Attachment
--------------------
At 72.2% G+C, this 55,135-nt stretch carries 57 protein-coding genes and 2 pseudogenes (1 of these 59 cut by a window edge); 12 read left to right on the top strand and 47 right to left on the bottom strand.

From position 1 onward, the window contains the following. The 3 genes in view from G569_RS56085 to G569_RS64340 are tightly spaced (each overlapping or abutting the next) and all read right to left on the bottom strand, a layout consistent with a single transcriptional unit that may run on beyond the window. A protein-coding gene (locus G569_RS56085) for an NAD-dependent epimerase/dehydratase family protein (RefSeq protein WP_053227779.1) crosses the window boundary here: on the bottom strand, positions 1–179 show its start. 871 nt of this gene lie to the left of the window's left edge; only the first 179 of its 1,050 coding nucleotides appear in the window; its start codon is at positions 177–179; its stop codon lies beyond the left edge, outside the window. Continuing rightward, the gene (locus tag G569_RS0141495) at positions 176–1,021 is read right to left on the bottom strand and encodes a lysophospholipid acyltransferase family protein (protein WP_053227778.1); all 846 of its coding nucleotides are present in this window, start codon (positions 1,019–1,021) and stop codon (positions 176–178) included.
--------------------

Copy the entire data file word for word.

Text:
At 72.2% G+C, this 55,135-nt stretch carries 57 protein-coding genes and 2 pseudogenes (1 of these 59 cut by a window edge); 12 read left to right on the top strand and 47 right to left on the bottom strand.

From position 1 onward, the window contains the following. The 3 genes in view from G569_RS56085 to G569_RS64340 are tightly spaced (each overlapping or abutting the next) and all read right to left on the bottom strand, a layout consistent with a single transcriptional unit that may run on beyond the window. A protein-coding gene (locus G569_RS56085) for an NAD-dependent epimerase/dehydratase family protein (RefSeq protein WP_053227779.1) crosses the window boundary here: on the bottom strand, positions 1–179 show its start. 871 nt of this gene lie to the left of the window's left edge; only the first 179 of its 1,050 coding nucleotides appear in the window; its start codon is at positions 177–179; its stop codon lies beyond the left edge, outside the window. Continuing rightward, the gene (locus tag G569_RS0141495) at positions 176–1,021 is read right to left on the bottom strand and encodes a lysophospholipid acyltransferase family protein (protein WP_053227778.1); all 846 of its coding nucleotides are present in this window, start codon (positions 1,019–1,021) and stop codon (positions 176–178) included.